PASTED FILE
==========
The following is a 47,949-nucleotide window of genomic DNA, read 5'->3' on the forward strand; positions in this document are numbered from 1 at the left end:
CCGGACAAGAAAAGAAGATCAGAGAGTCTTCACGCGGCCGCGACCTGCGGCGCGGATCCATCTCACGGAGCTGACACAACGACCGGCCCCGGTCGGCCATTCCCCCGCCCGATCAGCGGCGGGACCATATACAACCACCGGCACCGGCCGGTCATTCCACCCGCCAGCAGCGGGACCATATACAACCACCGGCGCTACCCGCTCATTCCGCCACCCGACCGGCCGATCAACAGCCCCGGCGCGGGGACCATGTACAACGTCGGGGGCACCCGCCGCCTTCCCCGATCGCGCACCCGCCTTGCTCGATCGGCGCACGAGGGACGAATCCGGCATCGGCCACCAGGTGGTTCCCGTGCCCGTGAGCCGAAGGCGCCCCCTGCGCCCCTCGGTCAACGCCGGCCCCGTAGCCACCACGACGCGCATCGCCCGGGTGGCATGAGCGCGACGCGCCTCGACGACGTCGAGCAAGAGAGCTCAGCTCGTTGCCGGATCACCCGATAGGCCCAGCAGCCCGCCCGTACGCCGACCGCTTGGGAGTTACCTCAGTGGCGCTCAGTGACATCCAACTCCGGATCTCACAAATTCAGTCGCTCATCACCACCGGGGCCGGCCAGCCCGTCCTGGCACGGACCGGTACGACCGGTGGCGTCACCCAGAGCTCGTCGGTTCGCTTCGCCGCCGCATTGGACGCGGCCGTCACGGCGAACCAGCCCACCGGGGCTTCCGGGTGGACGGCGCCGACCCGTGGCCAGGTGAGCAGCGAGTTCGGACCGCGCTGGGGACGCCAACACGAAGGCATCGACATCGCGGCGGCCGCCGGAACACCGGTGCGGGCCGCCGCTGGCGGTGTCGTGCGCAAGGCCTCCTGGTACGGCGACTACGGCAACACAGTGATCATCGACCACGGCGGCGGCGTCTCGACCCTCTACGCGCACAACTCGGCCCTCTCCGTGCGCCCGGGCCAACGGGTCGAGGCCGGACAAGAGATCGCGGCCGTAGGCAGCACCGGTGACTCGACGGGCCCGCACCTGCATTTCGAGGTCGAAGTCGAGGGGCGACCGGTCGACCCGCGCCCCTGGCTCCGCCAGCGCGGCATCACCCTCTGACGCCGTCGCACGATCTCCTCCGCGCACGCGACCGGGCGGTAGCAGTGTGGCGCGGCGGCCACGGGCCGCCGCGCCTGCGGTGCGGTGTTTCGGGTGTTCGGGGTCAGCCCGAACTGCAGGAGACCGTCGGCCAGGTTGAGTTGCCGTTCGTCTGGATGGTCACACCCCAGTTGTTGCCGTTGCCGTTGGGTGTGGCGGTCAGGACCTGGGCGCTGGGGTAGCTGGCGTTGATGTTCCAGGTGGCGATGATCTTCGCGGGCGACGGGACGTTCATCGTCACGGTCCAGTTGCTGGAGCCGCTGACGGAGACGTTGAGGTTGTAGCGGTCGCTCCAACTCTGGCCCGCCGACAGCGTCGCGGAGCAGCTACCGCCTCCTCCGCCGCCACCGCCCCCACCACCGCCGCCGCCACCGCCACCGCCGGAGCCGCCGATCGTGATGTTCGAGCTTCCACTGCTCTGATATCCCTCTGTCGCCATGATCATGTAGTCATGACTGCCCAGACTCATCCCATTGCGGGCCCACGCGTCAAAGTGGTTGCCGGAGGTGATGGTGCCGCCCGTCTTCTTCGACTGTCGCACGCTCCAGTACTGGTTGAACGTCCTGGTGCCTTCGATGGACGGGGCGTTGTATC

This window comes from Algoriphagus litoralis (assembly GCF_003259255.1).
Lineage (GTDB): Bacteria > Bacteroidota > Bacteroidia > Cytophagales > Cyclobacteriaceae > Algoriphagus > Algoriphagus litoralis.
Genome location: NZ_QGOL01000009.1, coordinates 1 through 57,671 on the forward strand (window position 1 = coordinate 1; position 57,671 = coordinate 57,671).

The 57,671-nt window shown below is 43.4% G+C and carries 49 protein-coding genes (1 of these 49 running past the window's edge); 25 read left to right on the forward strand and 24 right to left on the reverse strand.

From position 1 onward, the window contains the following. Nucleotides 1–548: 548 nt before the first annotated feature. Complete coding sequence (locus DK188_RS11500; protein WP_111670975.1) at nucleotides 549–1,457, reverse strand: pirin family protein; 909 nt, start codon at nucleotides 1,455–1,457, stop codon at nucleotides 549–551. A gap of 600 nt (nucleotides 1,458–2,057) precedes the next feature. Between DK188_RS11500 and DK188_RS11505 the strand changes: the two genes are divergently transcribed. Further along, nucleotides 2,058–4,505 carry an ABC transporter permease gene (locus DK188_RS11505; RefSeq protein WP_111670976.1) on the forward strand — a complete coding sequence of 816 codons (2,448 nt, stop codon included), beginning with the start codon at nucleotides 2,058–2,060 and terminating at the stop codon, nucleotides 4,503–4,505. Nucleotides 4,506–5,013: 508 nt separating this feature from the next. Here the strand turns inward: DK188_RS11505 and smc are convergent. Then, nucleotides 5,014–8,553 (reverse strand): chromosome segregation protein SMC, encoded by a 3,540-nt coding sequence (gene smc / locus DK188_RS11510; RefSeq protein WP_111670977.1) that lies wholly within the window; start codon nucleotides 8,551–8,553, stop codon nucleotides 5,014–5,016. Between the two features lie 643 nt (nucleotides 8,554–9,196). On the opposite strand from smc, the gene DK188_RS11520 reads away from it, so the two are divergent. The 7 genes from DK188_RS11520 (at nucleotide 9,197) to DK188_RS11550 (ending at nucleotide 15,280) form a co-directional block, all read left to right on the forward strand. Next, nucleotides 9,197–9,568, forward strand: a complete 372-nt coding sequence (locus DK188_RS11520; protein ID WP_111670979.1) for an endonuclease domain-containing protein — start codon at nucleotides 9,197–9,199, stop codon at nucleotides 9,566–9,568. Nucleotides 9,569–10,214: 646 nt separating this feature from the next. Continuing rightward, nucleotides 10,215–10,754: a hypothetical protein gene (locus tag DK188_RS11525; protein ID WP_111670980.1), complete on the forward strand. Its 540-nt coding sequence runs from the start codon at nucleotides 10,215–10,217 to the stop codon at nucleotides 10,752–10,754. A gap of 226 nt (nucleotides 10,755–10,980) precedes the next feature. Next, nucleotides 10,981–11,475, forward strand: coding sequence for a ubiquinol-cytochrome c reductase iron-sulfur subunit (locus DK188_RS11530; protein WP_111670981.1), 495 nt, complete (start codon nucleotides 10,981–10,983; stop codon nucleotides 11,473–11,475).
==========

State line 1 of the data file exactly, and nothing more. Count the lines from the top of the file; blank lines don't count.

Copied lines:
The following is a 47,949-nucleotide window of genomic DNA, read 5'->3' on the forward strand; positions in this document are numbered from 1 at the left end: